the charleston church massacre. he's charged with killing nine black parishioners last year. he's also charged by the state. and south carolina will pursue the death penalty. roof's lawyers in the federal joo -- roof's lawyers in the federal case say that he would plead guilty if the death penalty was taken off the table. this morning, the taliban confirmed that its leader, mullah akhtar mansour was killed saturday in pakistan. the new leader is a deputy known for justifying the taliban's existence. in a statement the taliban called on all of its followers to pledge their allegiance to him. this morning in kabul, at least ten people were killed by a suicide bomber who attacked a bus carrying court employees. the casualties included both court workers and civilians. no one has claimed responsibility. a threat against an american airlines jet was deemed non-credible yesterday morning.
the twin engine jet with 80 on board was flying from houston to los angeles. the threat came via a phone call to houston. the jet landed safely in l.a. and was moved to a remote location as a precaution. the nfl commissioner says he hasn't seen a congressional report saying the league tried to improperly report effects of concussions. >> to make progress, to make the game safer for our employers at the nfl level but also future players and at all levels of football. we have to do it for our retired players. >> meanwhile, doctors say former nfl star bubba smith had a degenerative disease linked to trauma. 90 players studied had cte. coming up on the "morning news" now, scientists weigh in on the deflategate scandal.
tom brady gets support from experts at mit and stanford. a dream come true for a paralyzed father at his daughter's wedding. this is the "cbs morning news." s the "cbs morning news." tomorrow is not a given. but entresto is a medicine that helps make more tomorrows possible. ♪ tomorrow, tomorrow... ♪ i love ya, tomorrow in the largest heart failure study ever. entresto helped more people stay alive and out of the hospital than a leading heart failure medicine. women who are pregnant must not take entresto. it can cause harm or death to an unborn baby. don't take entresto with an ace inhibitor or aliskiren. if you've had angioedema while taking an ace or arb medicine, don't take entresto. the most serious side effects are angioedema, low blood pressure... ...kidney problems, or high potassium in your blood. ♪ tomorrow, tomorrow i love ya, tomorrow.♪ ask your heart doctor about entresto. and help make tomorrow possible.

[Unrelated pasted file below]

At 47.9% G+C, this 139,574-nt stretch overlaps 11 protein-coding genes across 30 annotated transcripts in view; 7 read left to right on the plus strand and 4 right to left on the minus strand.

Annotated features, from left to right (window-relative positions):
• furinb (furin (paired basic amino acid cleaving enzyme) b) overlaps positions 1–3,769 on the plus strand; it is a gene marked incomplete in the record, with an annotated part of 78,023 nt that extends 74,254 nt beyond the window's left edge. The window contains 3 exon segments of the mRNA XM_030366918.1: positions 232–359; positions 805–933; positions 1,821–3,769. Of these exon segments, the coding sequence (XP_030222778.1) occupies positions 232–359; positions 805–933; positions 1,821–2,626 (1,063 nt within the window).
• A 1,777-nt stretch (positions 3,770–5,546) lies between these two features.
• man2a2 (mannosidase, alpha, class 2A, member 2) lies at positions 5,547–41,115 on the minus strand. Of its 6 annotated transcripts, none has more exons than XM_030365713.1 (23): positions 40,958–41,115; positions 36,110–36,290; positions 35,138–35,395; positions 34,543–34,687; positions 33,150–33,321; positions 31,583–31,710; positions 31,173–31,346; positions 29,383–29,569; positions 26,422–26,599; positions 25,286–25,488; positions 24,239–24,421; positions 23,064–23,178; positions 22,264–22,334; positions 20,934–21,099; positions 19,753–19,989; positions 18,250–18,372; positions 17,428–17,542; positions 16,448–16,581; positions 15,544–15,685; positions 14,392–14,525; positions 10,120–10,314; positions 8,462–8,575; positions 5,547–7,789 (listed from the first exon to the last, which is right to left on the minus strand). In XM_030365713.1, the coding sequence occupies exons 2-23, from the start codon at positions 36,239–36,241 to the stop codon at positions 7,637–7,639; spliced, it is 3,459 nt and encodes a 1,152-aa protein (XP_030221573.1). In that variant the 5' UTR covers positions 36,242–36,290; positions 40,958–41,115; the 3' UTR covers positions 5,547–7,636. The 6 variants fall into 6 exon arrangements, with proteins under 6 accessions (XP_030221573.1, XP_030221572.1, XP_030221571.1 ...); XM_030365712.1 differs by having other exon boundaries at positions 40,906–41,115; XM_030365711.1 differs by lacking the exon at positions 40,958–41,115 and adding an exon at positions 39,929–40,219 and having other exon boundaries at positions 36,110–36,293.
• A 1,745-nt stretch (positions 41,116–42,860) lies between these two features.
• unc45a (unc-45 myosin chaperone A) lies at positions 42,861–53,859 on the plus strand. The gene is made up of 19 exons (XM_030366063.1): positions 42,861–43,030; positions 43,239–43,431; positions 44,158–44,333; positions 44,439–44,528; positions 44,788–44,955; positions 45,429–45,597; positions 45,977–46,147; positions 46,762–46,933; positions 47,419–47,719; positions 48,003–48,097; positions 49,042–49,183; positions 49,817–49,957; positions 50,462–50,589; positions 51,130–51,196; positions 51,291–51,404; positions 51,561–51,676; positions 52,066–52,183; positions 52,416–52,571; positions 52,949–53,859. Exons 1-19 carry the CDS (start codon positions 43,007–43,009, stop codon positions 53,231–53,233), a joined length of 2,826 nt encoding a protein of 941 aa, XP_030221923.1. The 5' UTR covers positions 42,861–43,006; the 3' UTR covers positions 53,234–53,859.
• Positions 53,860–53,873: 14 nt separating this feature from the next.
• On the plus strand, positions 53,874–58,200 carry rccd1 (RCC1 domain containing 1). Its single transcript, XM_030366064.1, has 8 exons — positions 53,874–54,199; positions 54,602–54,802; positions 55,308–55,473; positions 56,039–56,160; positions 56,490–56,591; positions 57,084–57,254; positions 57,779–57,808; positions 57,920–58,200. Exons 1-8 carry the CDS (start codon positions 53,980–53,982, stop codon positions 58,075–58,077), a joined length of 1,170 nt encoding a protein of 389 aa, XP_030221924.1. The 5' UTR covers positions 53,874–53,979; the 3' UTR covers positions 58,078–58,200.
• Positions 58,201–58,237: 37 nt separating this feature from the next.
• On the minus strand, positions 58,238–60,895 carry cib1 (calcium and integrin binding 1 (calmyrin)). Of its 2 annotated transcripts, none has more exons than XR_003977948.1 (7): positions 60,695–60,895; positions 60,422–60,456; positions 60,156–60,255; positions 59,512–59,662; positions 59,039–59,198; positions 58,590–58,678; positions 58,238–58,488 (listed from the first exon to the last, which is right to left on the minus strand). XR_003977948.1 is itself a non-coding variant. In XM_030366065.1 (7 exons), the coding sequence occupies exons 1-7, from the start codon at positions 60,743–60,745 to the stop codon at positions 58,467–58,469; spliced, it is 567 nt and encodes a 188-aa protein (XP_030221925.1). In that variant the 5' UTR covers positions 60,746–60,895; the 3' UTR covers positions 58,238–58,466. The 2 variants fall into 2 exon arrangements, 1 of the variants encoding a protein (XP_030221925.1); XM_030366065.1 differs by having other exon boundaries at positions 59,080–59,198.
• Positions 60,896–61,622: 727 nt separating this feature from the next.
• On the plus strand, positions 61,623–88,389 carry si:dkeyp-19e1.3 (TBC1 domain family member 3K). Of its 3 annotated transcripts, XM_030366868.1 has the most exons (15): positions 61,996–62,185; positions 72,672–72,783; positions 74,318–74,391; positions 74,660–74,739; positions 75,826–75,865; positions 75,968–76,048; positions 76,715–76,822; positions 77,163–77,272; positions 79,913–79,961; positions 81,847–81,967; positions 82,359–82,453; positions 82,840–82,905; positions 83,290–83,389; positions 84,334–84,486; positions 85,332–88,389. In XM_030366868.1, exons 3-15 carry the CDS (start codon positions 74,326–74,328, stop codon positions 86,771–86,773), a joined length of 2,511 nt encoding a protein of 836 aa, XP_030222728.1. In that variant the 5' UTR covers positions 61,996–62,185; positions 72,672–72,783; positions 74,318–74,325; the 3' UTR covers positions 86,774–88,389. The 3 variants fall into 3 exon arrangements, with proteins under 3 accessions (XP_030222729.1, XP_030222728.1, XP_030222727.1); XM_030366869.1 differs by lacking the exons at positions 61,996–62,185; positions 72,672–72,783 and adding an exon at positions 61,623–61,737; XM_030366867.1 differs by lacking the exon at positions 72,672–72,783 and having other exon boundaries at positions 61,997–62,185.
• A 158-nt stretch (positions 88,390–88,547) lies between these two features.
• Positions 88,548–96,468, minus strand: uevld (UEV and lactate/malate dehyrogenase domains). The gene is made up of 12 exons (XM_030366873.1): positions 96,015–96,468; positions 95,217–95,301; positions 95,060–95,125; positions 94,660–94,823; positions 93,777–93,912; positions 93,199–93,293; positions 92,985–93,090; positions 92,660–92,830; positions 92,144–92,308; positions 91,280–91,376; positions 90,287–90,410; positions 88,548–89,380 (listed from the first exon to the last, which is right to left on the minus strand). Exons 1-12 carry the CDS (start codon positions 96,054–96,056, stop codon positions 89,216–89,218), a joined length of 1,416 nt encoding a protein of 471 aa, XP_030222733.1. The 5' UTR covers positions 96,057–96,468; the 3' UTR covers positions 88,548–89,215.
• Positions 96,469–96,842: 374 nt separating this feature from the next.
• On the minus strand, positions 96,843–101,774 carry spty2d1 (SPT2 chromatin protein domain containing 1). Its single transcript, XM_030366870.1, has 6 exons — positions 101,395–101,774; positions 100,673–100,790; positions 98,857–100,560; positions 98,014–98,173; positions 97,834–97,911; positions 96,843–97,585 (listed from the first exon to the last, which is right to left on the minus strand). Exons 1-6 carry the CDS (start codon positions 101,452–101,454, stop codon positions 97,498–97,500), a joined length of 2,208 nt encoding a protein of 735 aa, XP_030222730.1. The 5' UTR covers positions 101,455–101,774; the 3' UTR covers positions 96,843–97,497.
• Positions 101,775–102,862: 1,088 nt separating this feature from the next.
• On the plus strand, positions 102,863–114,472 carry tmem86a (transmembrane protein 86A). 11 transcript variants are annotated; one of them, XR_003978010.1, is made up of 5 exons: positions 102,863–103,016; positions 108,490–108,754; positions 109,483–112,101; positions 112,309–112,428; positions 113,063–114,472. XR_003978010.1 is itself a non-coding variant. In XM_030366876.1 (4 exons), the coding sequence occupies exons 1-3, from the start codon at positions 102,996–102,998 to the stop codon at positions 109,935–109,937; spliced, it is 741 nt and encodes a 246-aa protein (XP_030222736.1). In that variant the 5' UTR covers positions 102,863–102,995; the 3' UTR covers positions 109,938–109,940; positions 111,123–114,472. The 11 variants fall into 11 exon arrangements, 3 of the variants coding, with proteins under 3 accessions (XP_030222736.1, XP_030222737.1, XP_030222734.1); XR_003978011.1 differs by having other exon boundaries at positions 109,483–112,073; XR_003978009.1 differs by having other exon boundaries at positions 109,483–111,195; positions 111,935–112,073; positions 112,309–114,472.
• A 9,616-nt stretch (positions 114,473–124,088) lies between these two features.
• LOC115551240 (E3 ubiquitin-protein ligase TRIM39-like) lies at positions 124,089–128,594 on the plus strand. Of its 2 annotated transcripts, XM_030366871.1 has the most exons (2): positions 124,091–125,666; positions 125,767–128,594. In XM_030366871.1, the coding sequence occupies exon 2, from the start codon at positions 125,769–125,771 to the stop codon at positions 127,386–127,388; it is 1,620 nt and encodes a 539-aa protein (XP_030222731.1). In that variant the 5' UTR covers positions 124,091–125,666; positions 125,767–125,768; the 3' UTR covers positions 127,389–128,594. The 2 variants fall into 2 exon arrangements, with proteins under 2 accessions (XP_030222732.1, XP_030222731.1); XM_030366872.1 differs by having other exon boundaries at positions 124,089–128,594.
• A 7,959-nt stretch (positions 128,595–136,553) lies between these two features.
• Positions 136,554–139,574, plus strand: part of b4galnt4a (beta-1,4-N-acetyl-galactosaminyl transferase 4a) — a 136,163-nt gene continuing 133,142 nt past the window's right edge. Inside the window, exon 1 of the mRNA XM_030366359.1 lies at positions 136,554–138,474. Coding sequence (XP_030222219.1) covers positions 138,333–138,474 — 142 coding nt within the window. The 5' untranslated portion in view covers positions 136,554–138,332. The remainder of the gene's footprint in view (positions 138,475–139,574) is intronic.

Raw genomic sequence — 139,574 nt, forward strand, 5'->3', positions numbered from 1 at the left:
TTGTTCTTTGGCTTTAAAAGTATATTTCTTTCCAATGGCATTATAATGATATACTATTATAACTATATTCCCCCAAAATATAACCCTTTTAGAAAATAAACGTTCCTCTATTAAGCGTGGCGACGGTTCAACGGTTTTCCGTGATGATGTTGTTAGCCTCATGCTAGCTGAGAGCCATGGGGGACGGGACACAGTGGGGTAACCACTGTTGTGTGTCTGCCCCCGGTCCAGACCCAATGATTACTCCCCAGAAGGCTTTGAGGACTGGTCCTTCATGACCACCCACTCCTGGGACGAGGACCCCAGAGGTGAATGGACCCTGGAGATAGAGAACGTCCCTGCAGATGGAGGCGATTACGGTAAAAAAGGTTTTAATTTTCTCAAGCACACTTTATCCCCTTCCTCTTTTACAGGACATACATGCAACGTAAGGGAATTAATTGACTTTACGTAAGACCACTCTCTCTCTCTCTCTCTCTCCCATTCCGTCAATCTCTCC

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and run your business. legalzoom. legal help is here. well, with the help of a bionic suit, a paralyzed dad in the u.k. defied the odds by walking his daughter down the aisle. the man lost mobility after battling an aggressive cancer several years ago. the company that makes the suit loaned him the device which normally costs $130,000. he made his daughter's dream come true on her big day, and you can bet there was not a dry eye in the room. quarterback tom brady is getting support from professors in his deflategate case, and the v.a. secretary under pressure to quit. those are some of the headlines on the "morning newsstand." the "washington post" reports that at least two senators want the veterans affairs secretary to quit. robert mcdonald is taking heat
after comparing veterans waiting for medical care to amusement park visitors. mcdonald says that he meant that wait times are only one factor in rating veteran satisfaction with their health care. "the st. louis post dispatch" reports the resignation of the city attorney in ferguson, missouri. stephanie karr was criticized in a federal report that found racism in the city's law enforcement system. the report followed the shooting of an unarmed black teen, michael brown, by a white police officer two years ago. "the new york times" reports that a stunt bike star had a chronic brain disease linked to head trauma. 41-year-old bmx rider dave mira fatally shot himself in february. doctors say repeated concussions probably caused the disease om
mit and stanford. brady phase a four-game suspension in the football tampering case. a wild encounter. a camper wakes up to a lion pressed up outside her tent liking water droplets. ...was always on my mind. so i asked a dermatologist about new aczone dapsone gel 7.5%. i apply it once a day, any time. aczone gel 7.5% is fda approved for the topical treatment of acne for people 12 years and older. aczone gel is a once-a-day acne treatment with clinically proven results. in clinical trials, acne got better for people using aczone gel in just 12 weeks. aczone gel may cause the serious side effect of methemoglobinemia, which decreases oxygen in your blood. stop taking aczone gel and get medical help right away if your lips, mouth, or nails turn grey or blue. talk to your doctor if you have g6pd deficiency. using benzoyl peroxide with aczone gel may cause skin or facial hair to temporarily turn yellow or orange where applied.
here's a look at the forecast in some cities around the country. ♪ some adventurers an african trip decided to stay in their tent rather than greets greet their visitors. they awoke to lions liking moisture off the tent. the camper called it a privilege. you can't blame the big cats for being parched. they live in the bone-dry cal hairy desert. better -- kalahari desert. better thirsty than hungry. on the cbs "money watch," toyota hitches a ride with uber, and a record college sponsorship deal. jill wagner's at the new york stock exchange with that and more. good morning. >> reporter: good morning. apple and other tech stocks led a buying spree here on wall street. the markets had their biggest gains since march. adding to the good feeling, sales of new homes reached an
eight-year high last month. the dow gained 213, the s&p picked up 28, the nasdaq finished 95 points higher. toyota's investing in the ride-hailing company uber. uber drivers will be able to lease toyota cars with money they make from rides. it's not clear how much toyota will invested. earlier this year, general motors invested $500 million in lyft. monsanto rejected a $62 billion takeover bid from bayer but said it would consider a higher offer. it called the offer from the german drug and chemical chemical incomplete and financially inadequate. bayer said monsanto didn't look at regulatory risks and looks forward to future talks in completing the deal. if you use google's mapping service, you may start seeing more ads when getting directions. the ads are called promoted pins. they'll show up inside the directions map as google sends you to your destination. the pins will appear for a small test group. the new adds will be targeted to